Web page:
Trouw is wise enough to acknowledge that, without truly finding this pre-qur’an, any scientific evidence for the theory is missing for now and states that Luxenberg even found an ‘error in writing’ in his Aramaic Pre-Qur’an. Nevertheless, the article in Trouw is tough reading stuff, because they try to give Qur’anic exegesis with their own confusing twist. Qur’anic texts are present on tile works in the Dome of the Rock in Jerusalem, among which verse 72:19&20. This text narrates, according any other Qur’an-commentator of Muhammad pbuh, however Mr Luxenberg says, according to Trouw, that it might very refer to Jesus: ‘… when the Devotee of Allah stood up to invoke Him, they fell on their knees for him and worshipped him, almost as if he were a god’ at which he said ‘I do no more than invoke My Lord and I join not with Him any’. The word in question, Devotee, `abd in Arabic, is written in Arabic from the root AynBeDel. Aramaic also possesses the letter Ayn, however, its is written in almost the same fashion as the letter Lam. Then the Arabic copyist might accidentally have written EBD and not LBD. What should this imply, according to Trouw and Christoph Luxenberg? Al Ben D’Allah, God’s son? This is not possible, because the Arabic Ayn doesn’t resemble a Lam (L) at all. What’s more, the Nun (N) is missing and Del (D) doesn’t belong there. Any other Qur’an, even those of Christian translators, doesn't speak of ‘they fell on their knees for him’, but ‘they (the people) pushed forward into a big crowd around him’. Trouw calls this translation, without any clarification, ‘a dark solution’ of ‘other translator’. This all makes the Trouw article quite unreadable. Whoever knows Arabic, may find out what was meant. Trouw elaborates on the word ‘push forward’, in Arabic libada. It isn’t written with an Ayn, the well-known Semitic guttural resembling a deep aa-sound, but with a common vowel a. Luxenberg says it means that in truth the text says ‘ibada and not libada, which means ‘treat like a god’, ‘serve God’ and such. Nevertheless, ‘abdallah may still refer to no one else than Prophet Muhammad pbuh. The people worship God’s devotee, not Allah’s son. Is this good enough for our new Qur’an-virtuosi? Translators in the West came to oracle-resembling exegeses, however, doesn’t Qur’an-exegesis by westerners become any less than a match of who places the best accusation, especially in view of Christian newspapers pontificating with their incomprehensible mumbles. A childish pissing contest, in other words. The question rises, whether the man who shares my name, understands what Luxenberg tries to say.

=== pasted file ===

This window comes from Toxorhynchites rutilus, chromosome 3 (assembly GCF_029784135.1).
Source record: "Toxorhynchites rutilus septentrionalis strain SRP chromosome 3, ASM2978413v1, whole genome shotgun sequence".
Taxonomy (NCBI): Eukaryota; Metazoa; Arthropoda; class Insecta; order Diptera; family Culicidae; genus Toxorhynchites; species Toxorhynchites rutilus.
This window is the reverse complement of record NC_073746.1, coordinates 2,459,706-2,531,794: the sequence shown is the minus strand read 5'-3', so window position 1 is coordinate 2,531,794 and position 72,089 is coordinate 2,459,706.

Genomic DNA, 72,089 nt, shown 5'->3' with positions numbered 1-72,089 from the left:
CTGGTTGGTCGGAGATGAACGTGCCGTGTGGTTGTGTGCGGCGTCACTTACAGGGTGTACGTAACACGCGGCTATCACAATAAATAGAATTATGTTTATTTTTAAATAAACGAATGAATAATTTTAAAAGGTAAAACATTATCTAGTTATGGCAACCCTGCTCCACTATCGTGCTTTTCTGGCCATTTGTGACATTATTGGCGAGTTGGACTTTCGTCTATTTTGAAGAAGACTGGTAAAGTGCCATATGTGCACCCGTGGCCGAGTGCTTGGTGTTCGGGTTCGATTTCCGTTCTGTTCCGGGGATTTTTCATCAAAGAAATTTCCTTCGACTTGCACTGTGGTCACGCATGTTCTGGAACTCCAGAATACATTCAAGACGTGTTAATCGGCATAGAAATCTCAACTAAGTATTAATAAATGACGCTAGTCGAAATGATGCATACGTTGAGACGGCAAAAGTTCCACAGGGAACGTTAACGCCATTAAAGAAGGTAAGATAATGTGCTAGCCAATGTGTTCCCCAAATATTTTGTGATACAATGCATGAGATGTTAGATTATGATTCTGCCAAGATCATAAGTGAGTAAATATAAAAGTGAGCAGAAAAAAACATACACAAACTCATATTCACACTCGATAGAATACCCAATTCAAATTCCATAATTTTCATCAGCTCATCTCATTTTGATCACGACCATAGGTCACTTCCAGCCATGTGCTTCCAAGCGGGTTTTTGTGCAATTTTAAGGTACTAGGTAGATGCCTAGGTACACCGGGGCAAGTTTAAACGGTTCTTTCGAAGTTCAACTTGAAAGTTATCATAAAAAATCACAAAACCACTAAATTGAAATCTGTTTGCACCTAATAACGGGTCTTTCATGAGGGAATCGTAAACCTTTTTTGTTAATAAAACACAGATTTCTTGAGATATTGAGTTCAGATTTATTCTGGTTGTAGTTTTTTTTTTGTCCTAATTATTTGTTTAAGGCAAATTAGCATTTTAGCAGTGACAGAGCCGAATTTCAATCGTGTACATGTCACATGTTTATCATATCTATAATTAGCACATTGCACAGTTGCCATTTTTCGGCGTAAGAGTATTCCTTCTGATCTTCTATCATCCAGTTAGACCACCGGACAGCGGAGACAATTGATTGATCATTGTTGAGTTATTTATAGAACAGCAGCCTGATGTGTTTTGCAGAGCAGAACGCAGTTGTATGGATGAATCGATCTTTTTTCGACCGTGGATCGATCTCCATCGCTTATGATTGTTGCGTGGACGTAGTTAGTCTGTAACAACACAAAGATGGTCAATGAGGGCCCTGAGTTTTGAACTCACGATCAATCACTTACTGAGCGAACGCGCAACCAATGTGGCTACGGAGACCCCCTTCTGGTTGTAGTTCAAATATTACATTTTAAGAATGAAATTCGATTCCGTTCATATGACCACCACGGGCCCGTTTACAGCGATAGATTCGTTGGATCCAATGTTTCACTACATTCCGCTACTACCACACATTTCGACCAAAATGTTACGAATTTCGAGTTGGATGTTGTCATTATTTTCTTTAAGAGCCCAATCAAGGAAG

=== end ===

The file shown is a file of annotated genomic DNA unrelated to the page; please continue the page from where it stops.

Christoph Luxenberg worked as follows: he thinks that Qur’an was written in Aramaic, a language which, apart from the written language, shares many same words with Arabic, however, their meaning differs in both languages: So-called false friends. This way the word ‘bellen’ means ‘to bark’ in German and ‘to tinkle’ or ‘to sound a bell’ in Dutch, which is linguistically related. This is how Luxenberg reads Qur’an and thinks that the Arabic word for ‘virgin’ should have been ‘grape’, as that same word has this meaning in Aramaic. Luxenberg focused his view often on the Jerusalem Dome of the Rock, which, in his opinion, was Islam’s first monument. The Qur’anic texts written on the walls in- and outdoors, are really Aramaic texts in his opinion. Here he finds companions: Israeli archeologists Judith Koren and Yehuda Nevo. They think, that the word ‘Islam’ in the Dome really means ‘unity’ or ‘union’. The word ‘din’ means ‘religion’ in modern Arabic, but, according to this thinking, it should mean ‘the correct procedure’. A text on one of the walls meaning in Arabic ‘Muhammad is God’s Servant and His Messenger’. The religion with God is Islam’. What might that imply, according to these hyper-renewing scientists? ‘The praised one is God’s Servant and His Messenger. The correct procedure is unity’. Islamically speaking, a translation into Aramaic meanings might be just acceptable. However, how it then continues towards Christianity, as if it ‘truly’ were an Aramaic-Christian texts, needs hard evidence. And there isn’t any. Eildert Mulder palavers a little further on how the construction year of the Dome of the Rock, that is 72 Anno Hijrah, which is mentioned in one of the wall carvings too, corresponds so nicely with the 72 virgins in Paradise, Jesus’ 72 disciples and Zaratustra’s 72 students. Further, Mulder thinks that the texts on the building’s indoor walls ‘narrate extensively of Jesus’. Jesus’ name is mentioned indeed. This view is supported by Luxenberg thesis that the name Muhammad, mentioned everywhere in- and outside the Dome of the Rock, means ‘the praised one’ as an adjective only. And Luxenberg would try to prove now, that all those places where the Prophet pbuh is addressed directly, as the person spoken to, in reality refers to a Christian monk, but might also refer to Jesus. In his eyes, there is enough reason, therefore, to reduce Muhammad to an anonymous ‘you-figure’. He also thinks that--in this he might be true--that each ‘community member’ might feel addressed when the Qur’anic text uses the word ‘you’.
It is a pleasant pastime, when a certain Mr Luxenberg, some fourty years ago, tried to read and interpret Qur’an in Aramaic. However, it is slightly alarming, when Christians now try to take over his, for sure unproven, views as ‘scientific Qur’an exegesis’. The fear arises, that where Christians were scorned for their silly fluff twenty years ago, they now might gain a cheering mob behind them, if Muslims don’t keep their finger on the pulse of each and every publication. Might Christian radicals be in for a re-conquest of the building they name the Temple?